The case for the individual pursuit

VeloNews Editor at large John Wilcockson makes the case for keeping a proven draw by disposing of an event with little public interest — the team sprint.

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A week ago, I wrote an open letter to the Union Cycliste Internationale and International Olympic Committee regarding potential changes in the track-racing schedule at the 2012 Olympic Games in London — especially the proposed elimination of the individual pursuit.

UCI Track Commission
The president of the UCI’s Track Commission is Australian Mike Turtur, whose full-time job is organizing the Santos Tour Down Under, a race that has developed into one of the UCI ProTour’s most popular events. He is a former Commonwealth Games gold medalist in the individual pursuit, and he won an Olympic gold in the team pursuit in 1984 at Los Angeles with his compatriots Dean Woods, Mike Grenda and Kevin Nichols.
The commission’s senior member is Belgium’s Patrick Sercu, who won Olympic gold in the kilo at the 1964 Games, two world pro sprint titles, a record 88 six-day races, and more than 100 road races including six Tour de France stages (and the Tour’s green jersey). He is now Europe’s six-day impresario and the organizer of Belgium’s two six-day races in Ghent and Hasselt.
The other three members are Denmark’s Peder Pedersen, who was a world champion sprinter and kilometer racer in Sercu’s era; Japan’s Yoshinori Kuramasu, a senior member of the Japan Cycling Federation and a protagonist for the keirin event (which made its debut only three Olympiads ago at the 2000 Games in Melbourne); and Italy’s Enrico Della Casa, who is also the president of the European track commission. The coordinator is a full-time UCI official from Switzerland, Gilles Peruzzi.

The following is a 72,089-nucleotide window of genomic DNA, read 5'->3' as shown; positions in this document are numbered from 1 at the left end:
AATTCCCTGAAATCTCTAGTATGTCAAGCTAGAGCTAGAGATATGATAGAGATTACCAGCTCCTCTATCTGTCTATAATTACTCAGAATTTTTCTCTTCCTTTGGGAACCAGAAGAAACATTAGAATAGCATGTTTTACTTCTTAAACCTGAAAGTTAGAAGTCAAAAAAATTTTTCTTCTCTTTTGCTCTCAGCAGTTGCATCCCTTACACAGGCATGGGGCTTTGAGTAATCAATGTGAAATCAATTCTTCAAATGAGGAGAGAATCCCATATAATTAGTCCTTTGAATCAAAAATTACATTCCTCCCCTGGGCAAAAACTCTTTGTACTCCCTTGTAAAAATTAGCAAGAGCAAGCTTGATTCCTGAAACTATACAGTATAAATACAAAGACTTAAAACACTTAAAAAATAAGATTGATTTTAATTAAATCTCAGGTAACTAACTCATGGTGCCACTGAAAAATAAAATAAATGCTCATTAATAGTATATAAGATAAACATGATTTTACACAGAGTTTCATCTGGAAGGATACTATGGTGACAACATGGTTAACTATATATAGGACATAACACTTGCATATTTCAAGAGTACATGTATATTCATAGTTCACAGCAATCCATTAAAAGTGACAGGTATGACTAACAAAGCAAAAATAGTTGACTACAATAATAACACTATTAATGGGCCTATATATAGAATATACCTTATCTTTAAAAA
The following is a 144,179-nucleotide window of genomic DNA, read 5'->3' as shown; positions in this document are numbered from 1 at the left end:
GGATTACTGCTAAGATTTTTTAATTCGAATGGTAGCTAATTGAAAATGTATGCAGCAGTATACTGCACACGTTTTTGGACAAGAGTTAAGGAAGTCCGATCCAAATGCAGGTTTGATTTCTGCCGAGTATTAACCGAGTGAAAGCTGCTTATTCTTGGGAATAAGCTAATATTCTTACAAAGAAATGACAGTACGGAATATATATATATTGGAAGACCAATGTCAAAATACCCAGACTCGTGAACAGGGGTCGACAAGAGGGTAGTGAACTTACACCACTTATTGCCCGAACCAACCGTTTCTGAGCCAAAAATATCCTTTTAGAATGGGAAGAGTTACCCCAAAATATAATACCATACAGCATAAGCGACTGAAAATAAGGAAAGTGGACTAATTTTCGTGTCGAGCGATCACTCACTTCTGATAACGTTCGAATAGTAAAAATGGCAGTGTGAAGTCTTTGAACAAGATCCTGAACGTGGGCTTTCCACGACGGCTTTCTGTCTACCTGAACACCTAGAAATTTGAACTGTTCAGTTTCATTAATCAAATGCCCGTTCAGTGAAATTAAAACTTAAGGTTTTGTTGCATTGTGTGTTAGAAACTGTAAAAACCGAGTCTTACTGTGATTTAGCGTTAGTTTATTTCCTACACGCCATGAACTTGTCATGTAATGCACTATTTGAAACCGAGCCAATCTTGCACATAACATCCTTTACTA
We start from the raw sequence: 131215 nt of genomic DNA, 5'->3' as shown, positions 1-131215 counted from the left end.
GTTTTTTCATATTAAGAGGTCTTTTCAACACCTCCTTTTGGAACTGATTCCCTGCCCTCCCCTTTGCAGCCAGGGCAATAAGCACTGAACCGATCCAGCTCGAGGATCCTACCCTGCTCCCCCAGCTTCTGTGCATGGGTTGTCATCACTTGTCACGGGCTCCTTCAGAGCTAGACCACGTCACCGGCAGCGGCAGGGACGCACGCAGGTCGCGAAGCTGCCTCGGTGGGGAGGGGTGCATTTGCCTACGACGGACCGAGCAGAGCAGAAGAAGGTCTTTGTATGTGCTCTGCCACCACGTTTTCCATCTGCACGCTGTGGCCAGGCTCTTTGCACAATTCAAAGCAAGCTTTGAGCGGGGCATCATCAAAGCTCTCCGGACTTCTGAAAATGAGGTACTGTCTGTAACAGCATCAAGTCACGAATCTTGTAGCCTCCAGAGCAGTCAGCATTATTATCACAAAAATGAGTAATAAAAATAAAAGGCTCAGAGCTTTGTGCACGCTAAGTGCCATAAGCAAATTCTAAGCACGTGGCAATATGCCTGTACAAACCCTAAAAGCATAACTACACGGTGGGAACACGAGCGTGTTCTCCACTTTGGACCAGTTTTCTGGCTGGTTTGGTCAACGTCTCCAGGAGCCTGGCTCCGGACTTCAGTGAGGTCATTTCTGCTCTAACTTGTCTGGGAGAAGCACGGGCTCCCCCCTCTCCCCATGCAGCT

An Internet petition has since been set in motion, but what else can be done to change the UCI’s mind? Time is at a premium because the decision is due to be ratified in early December when the UCI next meets with the IOC.

The process to make changes in the track program was begun earlier this year when the IOC asked cycling’s governing body to make all their Olympic events “gender neutral.” This was already the case in road cycling, mountain biking and BMX — which debuted in Beijing thanks to the elimination of track cycling’s kilometer time trial (for men) and 500-meter TT (for women). But at the 2008 Games, there were still seven track races for men and only three for women.

There has been no argument that there should be a 50-50 split at the next Olympics, but the current proposal is highly unpopular, especially with the athletes. The task of deciding which two men’s events to eliminate (and which two to add to the women’s program) was given to the UCI’s Track Commission, which has a president, four members and a coordinator (see box).